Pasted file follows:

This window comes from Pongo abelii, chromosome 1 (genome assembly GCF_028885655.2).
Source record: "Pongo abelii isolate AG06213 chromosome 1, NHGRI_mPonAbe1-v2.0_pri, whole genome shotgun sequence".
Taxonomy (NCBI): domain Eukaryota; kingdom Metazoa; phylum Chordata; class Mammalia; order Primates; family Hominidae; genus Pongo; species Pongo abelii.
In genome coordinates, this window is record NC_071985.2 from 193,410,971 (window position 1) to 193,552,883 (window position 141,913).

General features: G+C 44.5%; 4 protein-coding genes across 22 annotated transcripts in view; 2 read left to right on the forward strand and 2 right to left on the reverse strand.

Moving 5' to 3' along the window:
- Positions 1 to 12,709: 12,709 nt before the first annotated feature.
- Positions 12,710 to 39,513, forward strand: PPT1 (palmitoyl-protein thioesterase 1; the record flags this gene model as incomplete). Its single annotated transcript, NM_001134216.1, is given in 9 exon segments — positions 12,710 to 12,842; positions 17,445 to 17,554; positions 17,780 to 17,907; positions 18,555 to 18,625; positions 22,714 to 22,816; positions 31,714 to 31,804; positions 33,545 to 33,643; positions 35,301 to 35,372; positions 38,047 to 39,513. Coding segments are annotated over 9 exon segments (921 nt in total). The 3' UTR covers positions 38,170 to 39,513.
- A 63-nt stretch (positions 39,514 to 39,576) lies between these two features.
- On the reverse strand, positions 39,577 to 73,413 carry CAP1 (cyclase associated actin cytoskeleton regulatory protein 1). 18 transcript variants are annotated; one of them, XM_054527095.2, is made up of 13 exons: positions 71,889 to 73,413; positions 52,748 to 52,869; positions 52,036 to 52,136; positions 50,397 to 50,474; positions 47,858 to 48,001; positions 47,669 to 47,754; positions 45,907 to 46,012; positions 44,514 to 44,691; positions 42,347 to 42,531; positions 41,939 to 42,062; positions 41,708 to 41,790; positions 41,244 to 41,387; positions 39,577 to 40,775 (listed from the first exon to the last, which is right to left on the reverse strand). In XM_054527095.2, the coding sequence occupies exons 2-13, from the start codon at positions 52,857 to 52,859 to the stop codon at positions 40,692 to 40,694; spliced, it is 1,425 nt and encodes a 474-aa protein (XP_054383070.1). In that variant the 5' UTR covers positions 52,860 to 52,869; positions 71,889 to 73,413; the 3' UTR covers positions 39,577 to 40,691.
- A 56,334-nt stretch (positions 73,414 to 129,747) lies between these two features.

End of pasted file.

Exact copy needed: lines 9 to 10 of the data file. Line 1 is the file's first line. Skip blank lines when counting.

- A 63-nt stretch (positions 39,514 to 39,576) lies between these two features.
- On the reverse strand, positions 39,577 to 73,413 carry CAP1 (cyclase associated actin cytoskeleton regulatory protein 1). 18 transcript variants are annotated; one of them, XM_054527095.2, is made up of 13 exons: positions 71,889 to 73,413; positions 52,748 to 52,869; positions 52,036 to 52,136; positions 50,397 to 50,474; positions 47,858 to 48,001; positions 47,669 to 47,754; positions 45,907 to 46,012; positions 44,514 to 44,691; positions 42,347 to 42,531; positions 41,939 to 42,062; positions 41,708 to 41,790; positions 41,244 to 41,387; positions 39,577 to 40,775 (listed from the first exon to the last, which is right to left on the reverse strand). In XM_054527095.2, the coding sequence occupies exons 2-13, from the start codon at positions 52,857 to 52,859 to the stop codon at positions 40,692 to 40,694; spliced, it is 1,425 nt and encodes a 474-aa protein (XP_054383070.1). In that variant the 5' UTR covers positions 52,860 to 52,869; positions 71,889 to 73,413; the 3' UTR covers positions 39,577 to 40,691.